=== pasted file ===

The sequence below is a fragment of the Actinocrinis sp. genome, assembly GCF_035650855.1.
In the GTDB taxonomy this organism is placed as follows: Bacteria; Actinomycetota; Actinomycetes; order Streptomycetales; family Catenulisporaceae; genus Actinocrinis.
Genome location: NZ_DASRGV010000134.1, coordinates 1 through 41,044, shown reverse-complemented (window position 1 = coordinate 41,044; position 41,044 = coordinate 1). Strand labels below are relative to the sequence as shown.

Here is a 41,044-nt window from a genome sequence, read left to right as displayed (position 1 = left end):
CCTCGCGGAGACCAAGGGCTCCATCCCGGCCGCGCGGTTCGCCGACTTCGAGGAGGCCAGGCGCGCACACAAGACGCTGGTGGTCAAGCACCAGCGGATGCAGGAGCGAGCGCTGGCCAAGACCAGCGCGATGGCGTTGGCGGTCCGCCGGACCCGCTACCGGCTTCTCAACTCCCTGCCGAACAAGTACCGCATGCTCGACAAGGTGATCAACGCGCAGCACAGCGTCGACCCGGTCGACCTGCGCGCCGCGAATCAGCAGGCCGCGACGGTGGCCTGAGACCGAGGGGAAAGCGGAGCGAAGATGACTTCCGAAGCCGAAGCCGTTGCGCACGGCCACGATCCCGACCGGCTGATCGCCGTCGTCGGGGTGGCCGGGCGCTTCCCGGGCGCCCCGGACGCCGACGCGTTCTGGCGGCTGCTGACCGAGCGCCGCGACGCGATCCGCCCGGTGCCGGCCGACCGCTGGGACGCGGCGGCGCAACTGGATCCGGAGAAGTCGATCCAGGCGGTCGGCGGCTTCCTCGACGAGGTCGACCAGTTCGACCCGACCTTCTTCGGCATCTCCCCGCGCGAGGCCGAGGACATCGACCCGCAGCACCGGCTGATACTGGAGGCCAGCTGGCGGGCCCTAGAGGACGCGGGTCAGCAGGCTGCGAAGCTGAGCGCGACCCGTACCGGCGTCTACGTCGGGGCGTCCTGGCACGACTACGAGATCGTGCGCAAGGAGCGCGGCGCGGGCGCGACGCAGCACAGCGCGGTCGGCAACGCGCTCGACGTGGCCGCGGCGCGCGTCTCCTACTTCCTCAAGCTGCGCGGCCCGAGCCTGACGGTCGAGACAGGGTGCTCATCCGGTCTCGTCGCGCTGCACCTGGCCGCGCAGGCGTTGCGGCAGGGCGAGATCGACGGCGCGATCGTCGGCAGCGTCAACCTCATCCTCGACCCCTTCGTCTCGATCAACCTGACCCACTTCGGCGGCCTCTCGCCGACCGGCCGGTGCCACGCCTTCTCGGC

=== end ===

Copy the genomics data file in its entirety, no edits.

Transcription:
The sequence below is a fragment of the Actinocrinis sp. genome, assembly GCF_035650855.1.
In the GTDB taxonomy this organism is placed as follows: Bacteria; Actinomycetota; Actinomycetes; order Streptomycetales; family Catenulisporaceae; genus Actinocrinis.
Genome location: NZ_DASRGV010000134.1, coordinates 1 through 41,044, shown reverse-complemented (window position 1 = coordinate 41,044; position 41,044 = coordinate 1). Strand labels below are relative to the sequence as shown.

Here is a 41,044-nt window from a genome sequence, read left to right as displayed (position 1 = left end):
CCTCGCGGAGACCAAGGGCTCCATCCCGGCCGCGCGGTTCGCCGACTTCGAGGAGGCCAGGCGCGCACACAAGACGCTGGTGGTCAAGCACCAGCGGATGCAGGAGCGAGCGCTGGCCAAGACCAGCGCGATGGCGTTGGCGGTCCGCCGGACCCGCTACCGGCTTCTCAACTCCCTGCCGAACAAGTACCGCATGCTCGACAAGGTGATCAACGCGCAGCACAGCGTCGACCCGGTCGACCTGCGCGCCGCGAATCAGCAGGCCGCGACGGTGGCCTGAGACCGAGGGGAAAGCGGAGCGAAGATGACTTCCGAAGCCGAAGCCGTTGCGCACGGCCACGATCCCGACCGGCTGATCGCCGTCGTCGGGGTGGCCGGGCGCTTCCCGGGCGCCCCGGACGCCGACGCGTTCTGGCGGCTGCTGACCGAGCGCCGCGACGCGATCCGCCCGGTGCCGGCCGACCGCTGGGACGCGGCGGCGCAACTGGATCCGGAGAAGTCGATCCAGGCGGTCGGCGGCTTCCTCGACGAGGTCGACCAGTTCGACCCGACCTTCTTCGGCATCTCCCCGCGCGAGGCCGAGGACATCGACCCGCAGCACCGGCTGATACTGGAGGCCAGCTGGCGGGCCCTAGAGGACGCGGGTCAGCAGGCTGCGAAGCTGAGCGCGACCCGTACCGGCGTCTACGTCGGGGCGTCCTGGCACGACTACGAGATCGTGCGCAAGGAGCGCGGCGCGGGCGCGACGCAGCACAGCGCGGTCGGCAACGCGCTCGACGTGGCCGCGGCGCGCGTCTCCTACTTCCTCAAGCTGCGCGGCCCGAGCCTGACGGTCGAGACAGGGTGCTCATCCGGTCTCGTCGCGCTGCACCTGGCCGCGCAGGCGTTGCGGCAGGGCGAGATCGACGGCGCGATCGTCGGCAGCGTCAACCTCATCCTCGACCCCTTCGTCTCGATCAACCTGACCCACTTCGGCGGCCTCTCGCCGACCGGCCGGTGCCACGCCTTCTCGGC